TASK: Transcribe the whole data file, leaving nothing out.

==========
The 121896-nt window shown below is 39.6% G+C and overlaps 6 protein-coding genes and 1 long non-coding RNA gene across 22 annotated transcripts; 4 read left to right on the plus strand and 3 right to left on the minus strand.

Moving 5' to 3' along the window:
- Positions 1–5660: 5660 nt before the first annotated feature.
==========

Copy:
The 121896-nt window shown below is 39.6% G+C and overlaps 6 protein-coding genes and 1 long non-coding RNA gene across 22 annotated transcripts; 4 read left to right on the plus strand and 3 right to left on the minus strand.

Moving 5' to 3' along the window:
- Positions 1–5660: 5660 nt before the first annotated feature.